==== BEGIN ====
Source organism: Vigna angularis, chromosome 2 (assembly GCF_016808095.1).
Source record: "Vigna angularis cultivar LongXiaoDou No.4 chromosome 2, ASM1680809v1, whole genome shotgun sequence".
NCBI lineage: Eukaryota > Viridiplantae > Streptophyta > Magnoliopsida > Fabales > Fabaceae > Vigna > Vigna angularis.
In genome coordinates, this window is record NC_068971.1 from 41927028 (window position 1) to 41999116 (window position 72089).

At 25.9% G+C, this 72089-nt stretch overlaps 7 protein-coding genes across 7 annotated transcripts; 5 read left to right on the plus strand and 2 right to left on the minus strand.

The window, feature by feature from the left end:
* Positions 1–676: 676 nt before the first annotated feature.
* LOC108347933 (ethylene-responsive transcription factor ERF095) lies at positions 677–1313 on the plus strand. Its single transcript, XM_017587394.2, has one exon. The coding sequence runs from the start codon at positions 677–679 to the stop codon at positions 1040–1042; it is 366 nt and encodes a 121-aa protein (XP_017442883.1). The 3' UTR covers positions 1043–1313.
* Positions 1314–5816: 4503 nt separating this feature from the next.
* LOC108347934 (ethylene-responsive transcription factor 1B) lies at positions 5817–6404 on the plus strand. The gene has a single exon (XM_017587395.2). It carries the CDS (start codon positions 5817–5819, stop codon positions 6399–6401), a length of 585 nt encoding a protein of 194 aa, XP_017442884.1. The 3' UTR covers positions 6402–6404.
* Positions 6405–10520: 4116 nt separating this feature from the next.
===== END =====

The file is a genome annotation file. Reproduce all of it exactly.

Source organism: Vigna angularis, chromosome 2 (assembly GCF_016808095.1).
Source record: "Vigna angularis cultivar LongXiaoDou No.4 chromosome 2, ASM1680809v1, whole genome shotgun sequence".
NCBI lineage: Eukaryota > Viridiplantae > Streptophyta > Magnoliopsida > Fabales > Fabaceae > Vigna > Vigna angularis.
In genome coordinates, this window is record NC_068971.1 from 41927028 (window position 1) to 41999116 (window position 72089).

At 25.9% G+C, this 72089-nt stretch overlaps 7 protein-coding genes across 7 annotated transcripts; 5 read left to right on the plus strand and 2 right to left on the minus strand.

The window, feature by feature from the left end:
* Positions 1–676: 676 nt before the first annotated feature.
* LOC108347933 (ethylene-responsive transcription factor ERF095) lies at positions 677–1313 on the plus strand. Its single transcript, XM_017587394.2, has one exon. The coding sequence runs from the start codon at positions 677–679 to the stop codon at positions 1040–1042; it is 366 nt and encodes a 121-aa protein (XP_017442883.1). The 3' UTR covers positions 1043–1313.
* Positions 1314–5816: 4503 nt separating this feature from the next.
* LOC108347934 (ethylene-responsive transcription factor 1B) lies at positions 5817–6404 on the plus strand. The gene has a single exon (XM_017587395.2). It carries the CDS (start codon positions 5817–5819, stop codon positions 6399–6401), a length of 585 nt encoding a protein of 194 aa, XP_017442884.1. The 3' UTR covers positions 6402–6404.
* Positions 6405–10520: 4116 nt separating this feature from the next.